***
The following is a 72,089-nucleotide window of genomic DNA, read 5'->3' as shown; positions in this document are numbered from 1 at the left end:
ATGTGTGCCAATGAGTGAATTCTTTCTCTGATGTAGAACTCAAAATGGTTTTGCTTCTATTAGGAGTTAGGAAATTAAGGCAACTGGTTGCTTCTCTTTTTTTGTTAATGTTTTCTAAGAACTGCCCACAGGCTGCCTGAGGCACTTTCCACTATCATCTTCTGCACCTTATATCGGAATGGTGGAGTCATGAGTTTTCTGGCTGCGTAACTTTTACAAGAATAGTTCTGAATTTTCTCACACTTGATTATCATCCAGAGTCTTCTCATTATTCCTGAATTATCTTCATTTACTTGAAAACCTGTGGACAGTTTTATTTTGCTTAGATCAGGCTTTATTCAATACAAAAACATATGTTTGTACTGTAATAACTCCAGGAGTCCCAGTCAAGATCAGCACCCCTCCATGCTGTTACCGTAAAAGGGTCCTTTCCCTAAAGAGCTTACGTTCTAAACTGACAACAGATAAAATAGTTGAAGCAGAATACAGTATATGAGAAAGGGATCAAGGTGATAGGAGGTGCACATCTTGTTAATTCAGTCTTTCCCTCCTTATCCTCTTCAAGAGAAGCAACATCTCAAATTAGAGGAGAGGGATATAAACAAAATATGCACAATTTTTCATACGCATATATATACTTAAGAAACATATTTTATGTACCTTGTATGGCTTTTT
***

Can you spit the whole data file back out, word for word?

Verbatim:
The following is a 72,089-nucleotide window of genomic DNA, read 5'->3' as shown; positions in this document are numbered from 1 at the left end:
ATGTGTGCCAATGAGTGAATTCTTTCTCTGATGTAGAACTCAAAATGGTTTTGCTTCTATTAGGAGTTAGGAAATTAAGGCAACTGGTTGCTTCTCTTTTTTTGTTAATGTTTTCTAAGAACTGCCCACAGGCTGCCTGAGGCACTTTCCACTATCATCTTCTGCACCTTATATCGGAATGGTGGAGTCATGAGTTTTCTGGCTGCGTAACTTTTACAAGAATAGTTCTGAATTTTCTCACACTTGATTATCATCCAGAGTCTTCTCATTATTCCTGAATTATCTTCATTTACTTGAAAACCTGTGGACAGTTTTATTTTGCTTAGATCAGGCTTTATTCAATACAAAAACATATGTTTGTACTGTAATAACTCCAGGAGTCCCAGTCAAGATCAGCACCCCTCCATGCTGTTACCGTAAAAGGGTCCTTTCCCTAAAGAGCTTACGTTCTAAACTGACAACAGATAAAATAGTTGAAGCAGAATACAGTATATGAGAAAGGGATCAAGGTGATAGGAGGTGCACATCTTGTTAATTCAGTCTTTCCCTCCTTATCCTCTTCAAGAGAAGCAACATCTCAAATTAGAGGAGAGGGATATAAACAAAATATGCACAATTTTTCATACGCATATATATACTTAAGAAACATATTTTATGTACCTTGTATGGCTTTTT